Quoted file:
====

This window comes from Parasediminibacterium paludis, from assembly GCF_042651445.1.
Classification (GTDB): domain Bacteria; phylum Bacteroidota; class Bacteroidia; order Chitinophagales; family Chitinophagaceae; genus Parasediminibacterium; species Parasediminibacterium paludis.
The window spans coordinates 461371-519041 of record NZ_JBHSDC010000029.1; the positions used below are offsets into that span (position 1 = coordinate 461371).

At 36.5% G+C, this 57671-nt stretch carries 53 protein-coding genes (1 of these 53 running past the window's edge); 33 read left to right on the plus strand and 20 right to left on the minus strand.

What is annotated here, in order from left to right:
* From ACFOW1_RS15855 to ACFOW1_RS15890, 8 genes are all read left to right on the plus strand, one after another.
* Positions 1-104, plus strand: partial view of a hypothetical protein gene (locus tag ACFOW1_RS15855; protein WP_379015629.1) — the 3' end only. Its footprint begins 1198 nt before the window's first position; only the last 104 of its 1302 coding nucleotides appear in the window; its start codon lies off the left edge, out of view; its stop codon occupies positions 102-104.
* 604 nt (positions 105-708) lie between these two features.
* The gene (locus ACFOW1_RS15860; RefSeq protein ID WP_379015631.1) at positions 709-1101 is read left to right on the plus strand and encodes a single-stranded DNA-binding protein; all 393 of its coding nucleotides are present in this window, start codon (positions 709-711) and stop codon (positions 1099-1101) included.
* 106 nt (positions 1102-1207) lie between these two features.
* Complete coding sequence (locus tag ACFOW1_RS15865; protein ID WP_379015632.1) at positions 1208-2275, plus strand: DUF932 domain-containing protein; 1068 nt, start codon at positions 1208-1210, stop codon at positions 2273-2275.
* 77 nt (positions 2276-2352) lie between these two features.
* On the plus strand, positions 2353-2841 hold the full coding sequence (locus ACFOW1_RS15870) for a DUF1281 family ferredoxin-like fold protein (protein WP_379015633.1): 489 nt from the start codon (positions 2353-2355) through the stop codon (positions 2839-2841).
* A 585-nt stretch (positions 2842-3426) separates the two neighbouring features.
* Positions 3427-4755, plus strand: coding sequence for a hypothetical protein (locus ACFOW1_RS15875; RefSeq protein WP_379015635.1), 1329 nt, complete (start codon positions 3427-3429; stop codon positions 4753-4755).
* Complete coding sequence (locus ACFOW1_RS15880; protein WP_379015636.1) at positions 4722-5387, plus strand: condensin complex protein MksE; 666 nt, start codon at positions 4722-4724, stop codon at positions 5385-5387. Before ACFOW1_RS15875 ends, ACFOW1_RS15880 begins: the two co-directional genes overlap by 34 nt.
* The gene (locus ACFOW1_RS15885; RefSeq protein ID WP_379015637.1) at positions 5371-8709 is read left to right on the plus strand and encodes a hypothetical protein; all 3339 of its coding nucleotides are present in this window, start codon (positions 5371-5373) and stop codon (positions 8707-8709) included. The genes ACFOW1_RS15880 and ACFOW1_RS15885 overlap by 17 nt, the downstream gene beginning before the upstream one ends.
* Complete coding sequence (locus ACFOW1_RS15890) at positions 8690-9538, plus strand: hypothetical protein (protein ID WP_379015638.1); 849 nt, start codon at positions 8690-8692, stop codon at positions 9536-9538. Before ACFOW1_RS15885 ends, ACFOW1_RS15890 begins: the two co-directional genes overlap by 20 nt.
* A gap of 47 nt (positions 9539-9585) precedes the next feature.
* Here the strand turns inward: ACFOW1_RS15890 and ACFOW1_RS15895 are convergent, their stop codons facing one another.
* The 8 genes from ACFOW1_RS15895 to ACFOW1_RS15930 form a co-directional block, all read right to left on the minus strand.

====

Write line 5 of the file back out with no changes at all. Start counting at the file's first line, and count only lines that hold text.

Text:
What is annotated here, in order from left to right: